Alice Wu is an Anglican writer based in Hong Kong
Last month, “China’s war on Christmas” made international headlines, sparking outrage across the globe. Some, not all, local municipal authorities and higher education institutions have banned party members and students from celebrating Christmas. Among the widely circulated bans was a code of conduct members of The Communist Party’s Youth League at the University of South China in Hunan province were asked to sign. Members were told not to participate in Christmas-related celebrations and “not allowed to have superstitions and blindly follow the opium of Western spirits.” The question to ask isn’t whether this is religious persecution of Christians. The better question to ponder is what lies beneath the fourteen centuries of cultural tensions and conflicts when it comes to Christian encounters in China.
This wasn’t the first time there have been calls for Christmas to be banned in China. Perhaps an open letter urging the boycott of Christmas, which was put out by a group of post-doctoral Confucian students — “Walk Out of Cultural Collective Unconciousness and Strengthen Chinese Cultural Dominance” — in 2006, sheds light on the “culture clash”, as it was more of an expression of these Confucian scholars’ anxiety, still, over Western cultural hegemony. Chinese and Christians who have come to China since the seventh century had been grappling with this.
That anxiety is not entirely unfounded. Understanding conversion to Christianity to be a transfer from a “heathen” world into a Christian one had been the prevailing perception for a long time. Francis C. M. Wei, one of China’s most influential Anglican theologians of the twentieth century, spent his life reconciling Christian and Chinese traditions, and fought against the notion that Christianity is to be seen as replacing or superseding Chinese culture. Seeking to work the middle road, Wei saw the complex religiosity of the Chinese people as an asset, not an enemy to missionary work. He believed that Christianity needed to seek expression in different cultures. And it is only through this that missionary movement “will no longer be regarded as Western arrogance and presumptuousness” (Francis C. M. Wei, Spirit of Chinese Culture, New York: Charles Scribner’s Press 1947).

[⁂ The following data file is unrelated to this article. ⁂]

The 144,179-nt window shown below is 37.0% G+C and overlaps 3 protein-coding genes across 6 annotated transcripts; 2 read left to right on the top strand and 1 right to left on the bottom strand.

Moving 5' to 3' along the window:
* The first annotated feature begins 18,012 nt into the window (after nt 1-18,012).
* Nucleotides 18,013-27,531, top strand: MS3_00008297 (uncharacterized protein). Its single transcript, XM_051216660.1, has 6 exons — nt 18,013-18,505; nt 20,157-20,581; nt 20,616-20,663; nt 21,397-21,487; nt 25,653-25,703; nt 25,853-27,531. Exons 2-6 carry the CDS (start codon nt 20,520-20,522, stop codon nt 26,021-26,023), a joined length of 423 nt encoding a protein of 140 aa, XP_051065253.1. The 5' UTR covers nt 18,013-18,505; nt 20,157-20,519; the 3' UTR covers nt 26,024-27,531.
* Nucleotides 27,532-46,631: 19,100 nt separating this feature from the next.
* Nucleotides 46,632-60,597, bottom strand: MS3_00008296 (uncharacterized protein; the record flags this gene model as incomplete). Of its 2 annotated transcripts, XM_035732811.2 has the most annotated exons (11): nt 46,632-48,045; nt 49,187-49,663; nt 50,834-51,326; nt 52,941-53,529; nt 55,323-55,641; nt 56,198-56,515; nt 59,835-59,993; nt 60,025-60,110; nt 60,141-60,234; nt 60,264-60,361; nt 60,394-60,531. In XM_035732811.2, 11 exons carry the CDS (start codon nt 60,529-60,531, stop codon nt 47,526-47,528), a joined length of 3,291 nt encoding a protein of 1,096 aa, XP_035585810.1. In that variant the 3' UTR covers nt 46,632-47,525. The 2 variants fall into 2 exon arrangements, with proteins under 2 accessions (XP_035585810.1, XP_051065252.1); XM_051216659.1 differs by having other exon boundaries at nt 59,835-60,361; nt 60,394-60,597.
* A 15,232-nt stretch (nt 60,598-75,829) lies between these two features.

Whether the recent Christmas bans reflect anxiety or the lack of confidence in the Chinese culture by those who impose the bans or whether there remains reasons to believe that Western cultural hegemony is a threat are issues today’s Anglicans must think deeply and hard about.
Dr. Philip L. Wickeri is advisor to the archbishop of Hong Kong Sheng Kung Hui on theological and historical students and professor of the history of Christianity at Ming Hua Theological College. In the introduction of Christian Encounters with Chinese Culture: Essays on Anglican and Episcopal History in China, he wrote “the problems associated with the adaptability (or contextualisation) and otherness (or foreignness) of Christianity have not gone away, although they have been expressed in different ways.” The text is an excellent resource for anyone interested in understanding more about the work of the Church in China.
The annual debate over Chinese Tradition and Christianity is taking place now over Christians participating in the celebration of the Chinese lunar New Year, arguably the most important Chinese festival celebrated by not only Chinese, but many others around the world. There has never been a shortage of articles on why and how Christians should reject the celebration of the lunar New Year, without any regard for its cultural and spiritual importance to the people. In fact, for as long as I can remember, Christians have “banned” other Christians, complete with Biblical references and reasons why, from celebrating Lunar New Year.
Lunar New Year often coincides with Lent. Both commemorate the “spring season” yet seem to involve polar opposite practices. Lenten practices of fasting, penance, repentance and, self-denial clash with the very festive, loud and extravagant feasts and rituals involved in celebrating Chinese Lunar New Year. Even so, the tradition of celebrating family, giving thanks for the past year and praying for the year ahead aren’t in conflict with Christian values. The penitential spirit of the season of Lent that requires the acts of self examination, charity and penance can be carried out as we remember and give thanks to the blessings and abundance the Lord has gifted us. In fact, the traditional Lunar New Year custom of settling debts before the new Spring and the Lenten acts of mercy and charity are more complimentary than we often realise.